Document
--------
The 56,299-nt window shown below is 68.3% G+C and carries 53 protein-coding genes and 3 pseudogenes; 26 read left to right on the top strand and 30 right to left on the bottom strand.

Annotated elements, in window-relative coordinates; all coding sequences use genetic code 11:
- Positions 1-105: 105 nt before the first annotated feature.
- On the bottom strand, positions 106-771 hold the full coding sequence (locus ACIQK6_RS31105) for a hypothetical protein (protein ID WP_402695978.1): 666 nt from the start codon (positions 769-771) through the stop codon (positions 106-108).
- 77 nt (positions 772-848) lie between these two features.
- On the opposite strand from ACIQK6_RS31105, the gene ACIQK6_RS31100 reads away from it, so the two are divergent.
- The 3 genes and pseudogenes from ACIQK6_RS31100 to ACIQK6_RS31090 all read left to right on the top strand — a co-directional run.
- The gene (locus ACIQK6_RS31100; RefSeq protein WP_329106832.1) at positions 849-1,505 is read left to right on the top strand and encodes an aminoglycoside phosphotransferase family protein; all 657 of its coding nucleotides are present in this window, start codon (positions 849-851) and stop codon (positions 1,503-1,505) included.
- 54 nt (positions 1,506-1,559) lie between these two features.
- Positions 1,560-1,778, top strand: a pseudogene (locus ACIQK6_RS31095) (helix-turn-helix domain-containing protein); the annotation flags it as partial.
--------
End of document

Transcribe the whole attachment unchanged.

The 56,299-nt window shown below is 68.3% G+C and carries 53 protein-coding genes and 3 pseudogenes; 26 read left to right on the top strand and 30 right to left on the bottom strand.

Annotated elements, in window-relative coordinates; all coding sequences use genetic code 11:
- Positions 1-105: 105 nt before the first annotated feature.
- On the bottom strand, positions 106-771 hold the full coding sequence (locus ACIQK6_RS31105) for a hypothetical protein (protein ID WP_402695978.1): 666 nt from the start codon (positions 769-771) through the stop codon (positions 106-108).
- 77 nt (positions 772-848) lie between these two features.
- On the opposite strand from ACIQK6_RS31105, the gene ACIQK6_RS31100 reads away from it, so the two are divergent.
- The 3 genes and pseudogenes from ACIQK6_RS31100 to ACIQK6_RS31090 all read left to right on the top strand — a co-directional run.
- The gene (locus ACIQK6_RS31100; RefSeq protein WP_329106832.1) at positions 849-1,505 is read left to right on the top strand and encodes an aminoglycoside phosphotransferase family protein; all 657 of its coding nucleotides are present in this window, start codon (positions 849-851) and stop codon (positions 1,503-1,505) included.
- 54 nt (positions 1,506-1,559) lie between these two features.
- Positions 1,560-1,778, top strand: a pseudogene (locus ACIQK6_RS31095) (helix-turn-helix domain-containing protein); the annotation flags it as partial.